5 Signs You Have Vitamin Deficiency
When your body is trying to tell you something—for example, that you’re skimping on critical vitamins—it may go to some strange lengths.
“With today’s diet of processed foods, it’s easy to become vitamin-deficient, either by not eating enough of the right foods or not absorbing them properly due to digestive issues,” says Dr. Susan Blum, the founder of the Blum Center for Health and the author of the new book The Immune System Recovery Plan. “You may not get a disease, but you can end up with impaired functioning, because vitamins are cofactors for all the biochemical reactions in the body. We need them in order to function properly.”
That impaired functioning can sometimes manifest in mysterious ways.
Here are five unusual warning signs that you may be vitamin-deficient. The good news: Most are fixable with dietary tweaks—all the more reason to make nutrition a top priority. But if food cures don’t work, be sure to check in with your doctor.
Body Cue No. 1: Cracks at the corners of your mouth.
The Deficiency: Iron, zinc, and B vitamins like niacin (B3), riboflavin (B2), and B12. “It’s common if you’re a vegetarian to not get enough iron, zinc, and B12,” Blum says. Ditto if you’re skimping on essential immunity-building protein due to dieting.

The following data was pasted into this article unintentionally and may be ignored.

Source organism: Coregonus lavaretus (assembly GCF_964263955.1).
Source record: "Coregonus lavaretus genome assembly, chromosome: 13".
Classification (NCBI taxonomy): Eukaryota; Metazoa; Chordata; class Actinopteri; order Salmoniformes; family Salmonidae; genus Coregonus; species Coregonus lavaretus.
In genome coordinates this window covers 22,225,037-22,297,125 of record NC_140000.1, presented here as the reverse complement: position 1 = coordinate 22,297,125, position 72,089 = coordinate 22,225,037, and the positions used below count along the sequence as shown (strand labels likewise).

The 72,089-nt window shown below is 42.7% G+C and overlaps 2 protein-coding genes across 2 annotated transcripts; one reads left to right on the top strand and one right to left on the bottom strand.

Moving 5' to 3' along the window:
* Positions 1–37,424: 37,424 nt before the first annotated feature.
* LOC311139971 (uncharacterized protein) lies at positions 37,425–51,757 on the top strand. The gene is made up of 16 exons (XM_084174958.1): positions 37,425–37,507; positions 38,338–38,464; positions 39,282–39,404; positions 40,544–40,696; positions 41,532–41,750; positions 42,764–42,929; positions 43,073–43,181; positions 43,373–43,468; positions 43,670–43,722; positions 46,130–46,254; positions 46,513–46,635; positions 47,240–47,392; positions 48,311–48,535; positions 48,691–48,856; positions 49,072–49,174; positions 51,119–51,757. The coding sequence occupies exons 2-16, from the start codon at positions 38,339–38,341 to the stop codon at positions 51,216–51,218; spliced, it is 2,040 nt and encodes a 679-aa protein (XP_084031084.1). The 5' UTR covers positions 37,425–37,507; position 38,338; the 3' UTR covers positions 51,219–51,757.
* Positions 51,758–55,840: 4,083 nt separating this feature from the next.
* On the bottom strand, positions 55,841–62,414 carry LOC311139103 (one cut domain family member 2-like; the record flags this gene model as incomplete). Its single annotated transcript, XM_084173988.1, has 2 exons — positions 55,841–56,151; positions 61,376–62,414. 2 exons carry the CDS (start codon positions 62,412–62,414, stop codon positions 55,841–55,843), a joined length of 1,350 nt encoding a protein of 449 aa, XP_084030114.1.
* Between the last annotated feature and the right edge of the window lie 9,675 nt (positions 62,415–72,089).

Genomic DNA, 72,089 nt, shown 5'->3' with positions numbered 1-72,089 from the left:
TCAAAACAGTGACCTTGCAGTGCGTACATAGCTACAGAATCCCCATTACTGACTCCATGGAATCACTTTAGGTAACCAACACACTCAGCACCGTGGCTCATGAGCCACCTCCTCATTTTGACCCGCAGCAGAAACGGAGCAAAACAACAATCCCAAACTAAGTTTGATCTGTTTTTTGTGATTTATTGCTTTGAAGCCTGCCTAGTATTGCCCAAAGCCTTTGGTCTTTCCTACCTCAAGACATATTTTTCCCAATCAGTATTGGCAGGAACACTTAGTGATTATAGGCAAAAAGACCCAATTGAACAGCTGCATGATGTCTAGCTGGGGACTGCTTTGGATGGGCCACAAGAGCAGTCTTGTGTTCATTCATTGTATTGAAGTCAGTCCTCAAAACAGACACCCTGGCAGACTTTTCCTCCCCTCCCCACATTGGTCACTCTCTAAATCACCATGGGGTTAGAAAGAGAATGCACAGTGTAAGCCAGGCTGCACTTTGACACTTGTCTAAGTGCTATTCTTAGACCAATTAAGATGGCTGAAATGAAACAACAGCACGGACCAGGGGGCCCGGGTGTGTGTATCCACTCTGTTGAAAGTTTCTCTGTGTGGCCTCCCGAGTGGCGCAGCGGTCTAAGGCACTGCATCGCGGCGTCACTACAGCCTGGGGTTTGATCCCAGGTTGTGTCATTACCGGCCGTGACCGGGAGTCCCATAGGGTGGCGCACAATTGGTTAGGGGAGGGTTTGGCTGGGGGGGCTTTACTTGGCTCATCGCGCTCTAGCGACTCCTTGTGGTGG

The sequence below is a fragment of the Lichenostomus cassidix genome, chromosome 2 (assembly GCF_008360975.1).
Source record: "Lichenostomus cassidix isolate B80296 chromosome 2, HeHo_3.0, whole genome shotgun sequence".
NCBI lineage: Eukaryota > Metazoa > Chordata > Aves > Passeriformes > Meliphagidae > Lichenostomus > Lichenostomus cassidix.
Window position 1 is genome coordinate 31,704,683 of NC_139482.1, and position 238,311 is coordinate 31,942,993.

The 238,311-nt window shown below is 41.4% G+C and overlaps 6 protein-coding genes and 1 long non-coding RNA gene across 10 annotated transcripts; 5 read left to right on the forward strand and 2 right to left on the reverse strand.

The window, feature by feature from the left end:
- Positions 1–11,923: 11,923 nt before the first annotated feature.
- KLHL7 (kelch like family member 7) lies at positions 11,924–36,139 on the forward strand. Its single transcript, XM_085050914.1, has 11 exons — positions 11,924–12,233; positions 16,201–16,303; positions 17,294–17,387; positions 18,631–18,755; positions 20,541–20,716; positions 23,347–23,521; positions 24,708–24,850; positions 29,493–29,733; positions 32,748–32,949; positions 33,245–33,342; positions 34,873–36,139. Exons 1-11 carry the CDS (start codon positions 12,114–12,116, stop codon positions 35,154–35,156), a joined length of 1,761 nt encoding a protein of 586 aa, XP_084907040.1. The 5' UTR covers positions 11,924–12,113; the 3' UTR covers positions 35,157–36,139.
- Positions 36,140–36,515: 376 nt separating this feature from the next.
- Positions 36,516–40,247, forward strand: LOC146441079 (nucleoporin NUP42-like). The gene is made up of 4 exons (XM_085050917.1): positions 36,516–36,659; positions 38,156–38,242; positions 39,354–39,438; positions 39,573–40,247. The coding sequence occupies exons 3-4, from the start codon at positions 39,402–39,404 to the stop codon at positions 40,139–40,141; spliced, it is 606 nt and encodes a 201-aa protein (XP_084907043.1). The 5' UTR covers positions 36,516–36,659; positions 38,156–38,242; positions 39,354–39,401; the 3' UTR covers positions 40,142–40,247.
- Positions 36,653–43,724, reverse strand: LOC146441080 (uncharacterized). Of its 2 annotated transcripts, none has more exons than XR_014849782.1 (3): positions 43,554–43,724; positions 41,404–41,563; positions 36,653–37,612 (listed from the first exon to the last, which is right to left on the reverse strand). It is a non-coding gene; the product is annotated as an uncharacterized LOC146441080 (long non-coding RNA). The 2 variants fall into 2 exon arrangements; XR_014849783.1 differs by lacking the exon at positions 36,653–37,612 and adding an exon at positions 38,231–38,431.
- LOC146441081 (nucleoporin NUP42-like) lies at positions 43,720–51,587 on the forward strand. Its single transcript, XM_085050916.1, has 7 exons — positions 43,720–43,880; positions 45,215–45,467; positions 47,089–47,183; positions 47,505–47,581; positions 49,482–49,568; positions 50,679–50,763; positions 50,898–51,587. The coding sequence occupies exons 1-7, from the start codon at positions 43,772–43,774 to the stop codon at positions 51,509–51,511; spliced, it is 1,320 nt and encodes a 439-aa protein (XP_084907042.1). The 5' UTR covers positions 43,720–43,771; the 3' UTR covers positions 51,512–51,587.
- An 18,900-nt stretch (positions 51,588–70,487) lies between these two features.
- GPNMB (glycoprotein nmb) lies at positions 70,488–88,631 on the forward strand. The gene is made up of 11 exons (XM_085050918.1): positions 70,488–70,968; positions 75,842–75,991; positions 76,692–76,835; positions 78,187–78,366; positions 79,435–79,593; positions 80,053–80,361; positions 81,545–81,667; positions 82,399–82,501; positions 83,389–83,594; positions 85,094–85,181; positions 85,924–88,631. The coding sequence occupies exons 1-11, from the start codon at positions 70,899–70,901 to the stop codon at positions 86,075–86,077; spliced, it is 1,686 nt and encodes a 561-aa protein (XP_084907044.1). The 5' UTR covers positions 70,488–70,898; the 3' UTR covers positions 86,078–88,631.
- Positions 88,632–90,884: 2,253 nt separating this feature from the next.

Body Cue No. 2: A red, scaly rash on your face (and sometimes elsewhere) and hair loss.
The Deficiency: Biotin (B7), known as the hair vitamin. While your body stores fat-soluble vitamins (A, D, E, K), it doesn’t store most B vitamins, which are water-soluble. Body builders take note: Eating raw eggs makes you vulnerable, because a protein in raw eggs called avidin inhibits the body’s ability to absorb biotin.
Body Cue No. 3: Red or white acne-like bumps, typically on the cheeks, arms, thighs, and butt.
The Deficiency: Essential fatty acids and vitamins A and D.
Body Cue No. 4: Tingling, prickling, and numbness in hands, feet, or elsewhere.
The Deficiency: B vitamins like folate (B9), B6, and B12. “It’s a problem directly related to the peripheral nerves and where they end in the skin,” says Blum, noting that these symptoms can be combined with anxiety, depression, anemia, fatigue, and hormone imbalances.
Body Cue No. 5: Muscle cramps in the form of stabbing pains in toes, calves, arches of feet, and backs of legs.
The Deficiency: Magnesium, calcium, and potassium. “If it’s happening frequently, it’s a tip-off that you’re lacking in these,” Blum says. And if you’re training hard, you can lose more minerals (and water-soluble B vitamins) through heavy sweating.